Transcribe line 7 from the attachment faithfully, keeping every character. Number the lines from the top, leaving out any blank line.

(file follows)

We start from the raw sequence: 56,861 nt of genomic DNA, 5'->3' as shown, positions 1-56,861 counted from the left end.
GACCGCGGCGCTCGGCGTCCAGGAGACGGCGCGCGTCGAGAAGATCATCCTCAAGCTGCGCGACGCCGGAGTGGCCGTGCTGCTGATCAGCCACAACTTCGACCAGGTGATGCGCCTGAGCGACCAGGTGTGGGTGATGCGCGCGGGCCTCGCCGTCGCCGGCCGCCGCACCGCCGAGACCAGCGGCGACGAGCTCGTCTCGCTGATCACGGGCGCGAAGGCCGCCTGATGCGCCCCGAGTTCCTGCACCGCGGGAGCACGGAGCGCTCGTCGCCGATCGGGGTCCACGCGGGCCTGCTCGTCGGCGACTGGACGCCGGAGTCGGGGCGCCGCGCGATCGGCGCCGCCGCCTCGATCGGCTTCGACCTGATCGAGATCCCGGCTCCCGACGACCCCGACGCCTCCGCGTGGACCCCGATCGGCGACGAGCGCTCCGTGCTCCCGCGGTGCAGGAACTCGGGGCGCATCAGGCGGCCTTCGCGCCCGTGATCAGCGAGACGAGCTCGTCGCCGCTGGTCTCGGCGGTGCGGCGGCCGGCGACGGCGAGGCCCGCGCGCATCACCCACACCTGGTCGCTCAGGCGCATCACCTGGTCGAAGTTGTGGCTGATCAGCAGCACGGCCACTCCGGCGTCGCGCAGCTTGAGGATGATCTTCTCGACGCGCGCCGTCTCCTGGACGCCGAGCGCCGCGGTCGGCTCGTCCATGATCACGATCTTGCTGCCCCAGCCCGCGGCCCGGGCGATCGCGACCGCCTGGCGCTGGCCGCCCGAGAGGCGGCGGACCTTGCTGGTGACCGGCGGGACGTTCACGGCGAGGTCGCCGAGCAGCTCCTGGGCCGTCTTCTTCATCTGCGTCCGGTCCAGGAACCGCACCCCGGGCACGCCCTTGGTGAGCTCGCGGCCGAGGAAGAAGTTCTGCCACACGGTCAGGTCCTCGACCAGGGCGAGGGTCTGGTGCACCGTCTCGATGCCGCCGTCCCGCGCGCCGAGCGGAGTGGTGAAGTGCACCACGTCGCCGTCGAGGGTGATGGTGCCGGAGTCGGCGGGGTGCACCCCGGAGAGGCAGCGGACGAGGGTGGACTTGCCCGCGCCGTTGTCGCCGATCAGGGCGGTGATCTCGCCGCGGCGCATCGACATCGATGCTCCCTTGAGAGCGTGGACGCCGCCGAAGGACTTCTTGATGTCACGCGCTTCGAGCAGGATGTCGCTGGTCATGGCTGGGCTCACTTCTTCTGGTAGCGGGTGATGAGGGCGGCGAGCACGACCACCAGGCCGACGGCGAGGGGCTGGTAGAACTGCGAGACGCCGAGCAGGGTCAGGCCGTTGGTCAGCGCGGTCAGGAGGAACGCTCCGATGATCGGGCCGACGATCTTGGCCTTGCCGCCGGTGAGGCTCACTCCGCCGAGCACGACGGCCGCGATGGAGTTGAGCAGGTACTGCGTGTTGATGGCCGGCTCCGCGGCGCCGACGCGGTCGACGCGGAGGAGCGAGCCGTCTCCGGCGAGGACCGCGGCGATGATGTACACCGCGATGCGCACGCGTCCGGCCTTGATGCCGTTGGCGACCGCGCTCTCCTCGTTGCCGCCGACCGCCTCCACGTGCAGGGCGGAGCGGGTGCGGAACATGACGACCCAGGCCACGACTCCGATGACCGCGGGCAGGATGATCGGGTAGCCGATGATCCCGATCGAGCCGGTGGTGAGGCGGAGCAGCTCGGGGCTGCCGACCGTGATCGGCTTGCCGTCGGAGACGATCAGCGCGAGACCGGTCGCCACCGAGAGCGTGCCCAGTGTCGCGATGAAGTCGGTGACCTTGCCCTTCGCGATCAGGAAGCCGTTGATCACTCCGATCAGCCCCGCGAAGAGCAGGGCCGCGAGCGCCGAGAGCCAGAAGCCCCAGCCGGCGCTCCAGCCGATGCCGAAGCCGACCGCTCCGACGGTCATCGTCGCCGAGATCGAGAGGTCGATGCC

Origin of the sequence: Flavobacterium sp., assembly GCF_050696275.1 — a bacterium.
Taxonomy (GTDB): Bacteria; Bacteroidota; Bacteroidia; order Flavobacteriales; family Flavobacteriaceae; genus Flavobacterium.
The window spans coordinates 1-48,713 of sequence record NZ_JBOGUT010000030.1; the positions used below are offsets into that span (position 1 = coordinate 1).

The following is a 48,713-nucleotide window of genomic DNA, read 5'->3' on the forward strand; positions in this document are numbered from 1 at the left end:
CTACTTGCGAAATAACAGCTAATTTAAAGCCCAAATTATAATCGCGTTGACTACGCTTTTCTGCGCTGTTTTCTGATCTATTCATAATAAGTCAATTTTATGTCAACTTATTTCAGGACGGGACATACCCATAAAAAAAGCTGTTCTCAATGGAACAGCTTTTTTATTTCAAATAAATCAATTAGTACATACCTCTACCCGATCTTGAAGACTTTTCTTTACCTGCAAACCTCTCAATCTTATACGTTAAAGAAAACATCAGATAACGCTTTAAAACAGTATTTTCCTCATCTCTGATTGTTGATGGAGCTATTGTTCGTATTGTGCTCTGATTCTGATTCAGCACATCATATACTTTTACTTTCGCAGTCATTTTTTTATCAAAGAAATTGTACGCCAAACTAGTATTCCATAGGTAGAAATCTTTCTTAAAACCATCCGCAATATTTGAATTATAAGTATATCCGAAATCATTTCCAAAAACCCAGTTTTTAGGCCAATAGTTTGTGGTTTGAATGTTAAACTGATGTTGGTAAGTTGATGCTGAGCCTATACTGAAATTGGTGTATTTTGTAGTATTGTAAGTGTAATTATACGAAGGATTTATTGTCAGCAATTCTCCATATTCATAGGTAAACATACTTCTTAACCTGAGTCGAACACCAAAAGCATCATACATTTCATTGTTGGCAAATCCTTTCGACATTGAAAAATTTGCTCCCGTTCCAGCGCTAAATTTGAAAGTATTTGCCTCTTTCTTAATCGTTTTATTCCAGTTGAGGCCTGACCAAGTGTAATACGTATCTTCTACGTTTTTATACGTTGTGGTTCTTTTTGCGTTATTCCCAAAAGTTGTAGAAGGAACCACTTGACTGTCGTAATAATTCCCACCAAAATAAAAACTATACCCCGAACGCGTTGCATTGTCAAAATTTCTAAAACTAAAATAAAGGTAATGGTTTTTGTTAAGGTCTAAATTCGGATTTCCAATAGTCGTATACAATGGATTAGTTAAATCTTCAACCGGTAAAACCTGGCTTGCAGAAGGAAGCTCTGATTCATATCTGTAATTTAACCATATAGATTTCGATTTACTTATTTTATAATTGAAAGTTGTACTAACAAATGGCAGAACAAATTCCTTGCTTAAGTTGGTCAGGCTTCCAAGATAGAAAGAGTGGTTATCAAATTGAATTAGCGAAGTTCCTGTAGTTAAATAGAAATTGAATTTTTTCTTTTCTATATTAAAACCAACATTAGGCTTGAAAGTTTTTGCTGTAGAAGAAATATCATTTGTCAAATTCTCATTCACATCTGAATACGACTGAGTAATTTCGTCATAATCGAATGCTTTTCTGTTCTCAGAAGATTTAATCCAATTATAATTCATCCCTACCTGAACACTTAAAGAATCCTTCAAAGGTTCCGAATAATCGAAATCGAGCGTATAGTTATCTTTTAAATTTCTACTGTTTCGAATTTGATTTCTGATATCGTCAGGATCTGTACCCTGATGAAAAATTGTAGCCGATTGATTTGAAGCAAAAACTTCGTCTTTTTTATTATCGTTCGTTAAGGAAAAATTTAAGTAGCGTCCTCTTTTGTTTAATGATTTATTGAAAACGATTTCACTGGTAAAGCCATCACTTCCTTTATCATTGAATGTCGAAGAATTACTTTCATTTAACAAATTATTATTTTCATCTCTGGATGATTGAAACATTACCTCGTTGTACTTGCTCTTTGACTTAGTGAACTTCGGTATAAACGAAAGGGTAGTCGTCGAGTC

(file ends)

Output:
CTACTTGCGAAATAACAGCTAATTTAAAGCCCAAATTATAATCGCGTTGACTACGCTTTTCTGCGCTGTTTTCTGATCTATTCATAATAAGTCAATTTTATGTCAACTTATTTCAGGACGGGACATACCCATAAAAAAAGCTGTTCTCAATGGAACAGCTTTTTTATTTCAAATAAATCAATTAGTACATACCTCTACCCGATCTTGAAGACTTTTCTTTACCTGCAAACCTCTCAATCTTATACGTTAAAGAAAACATCAGATAACGCTTTAAAACAGTATTTTCCTCATCTCTGATTGTTGATGGAGCTATTGTTCGTATTGTGCTCTGATTCTGATTCAGCACATCATATACTTTTACTTTCGCAGTCATTTTTTTATCAAAGAAATTGTACGCCAAACTAGTATTCCATAGGTAGAAATCTTTCTTAAAACCATCCGCAATATTTGAATTATAAGTATATCCGAAATCATTTCCAAAAACCCAGTTTTTAGGCCAATAGTTTGTGGTTTGAATGTTAAACTGATGTTGGTAAGTTGATGCTGAGCCTATACTGAAATTGGTGTATTTTGTAGTATTGTAAGTGTAATTATACGAAGGATTTATTGTCAGCAATTCTCCATATTCATAGGTAAACATACTTCTTAACCTGAGTCGAACACCAAAAGCATCATACATTTCATTGTTGGCAAATCCTTTCGACATTGAAAAATTTGCTCCCGTTCCAGCGCTAAATTTGAAAGTATTTGCCTCTTTCTTAATCGTTTTATTCCAGTTGAGGCCTGACCAAGTGTAATACGTATCTTCTACGTTTTTATACGTTGTGGTTCTTTTTGCGTTATTCCCAAAAGTTGTAGAAGGAACCACTTGACTGTCGTAATAATTCCCACCAAAATAAAAACTATACCCCGAACGCGTTGCATTGTCAAAATTTCTAAAACTAAAATAAAGGTAATGGTTTTTGTTAAGGTCTAAATTCGGATTTCCAATAGTCGTATACAATGGATTAGTTAAATCTTCAACCGGTAAAACCTGGCTTGCAGAAGGAAGCTCTGATTCATATCTGTAATTTAACCATATAGATTTCGATTTACTTATTTTATAATTGAAAGTTGTACTAACAAATGGCAGAACAAATTCCTTGCTTAAGTTGGTCAGGCTTCCAAGATAGAAAGAGTGGTTATCAAATTGAATTAGCGAAGTTCCTGTAGTTAAATAGAAATTGAATTTTTTCTTTTCTATATTAAAACCAACATTAGGCTTGAAAGTTTTTGCTGTAGAAGAAATATCATTTGTCAAATTCTCATTCACATCTGAATACGACTGAGTAATTTCGTCATAATCGAATGCTTTTCTGTTCTCAGAAGATTTAATCCAATTATAATTCATCCCTACCTGAACACTTAAAGAATCCTTCAAAGGTTCCGAATAATCGAAATCGAGCGTATAGTTATCTTTTAAATTTCTACTGTTTCGAATTTGATTTCTGATATCGTCAGGATCTGTACCCTGATGAAAAATTGTAGCCGATTGATTTGAAGCAAAAACTTCGTCTTTTTTATTATCGTTCGTTAAGGAAAAATTTAAGTAGCGTCCTCTTTTGTTTAATGATTTATTGAAAACGATTTCACTGGTAAAGCCATCACTTCCTTTATCATTGAATGTCGAAGAATTACTTTCATTTAACAAATTATTATTTTCATCTCTGGATGATTGAAACATTACCTCGTTGTACTTGCTCTTTGACTTAGTGAACTTCGGTATAAACGAAAGGGTAGTCGTCGAGTC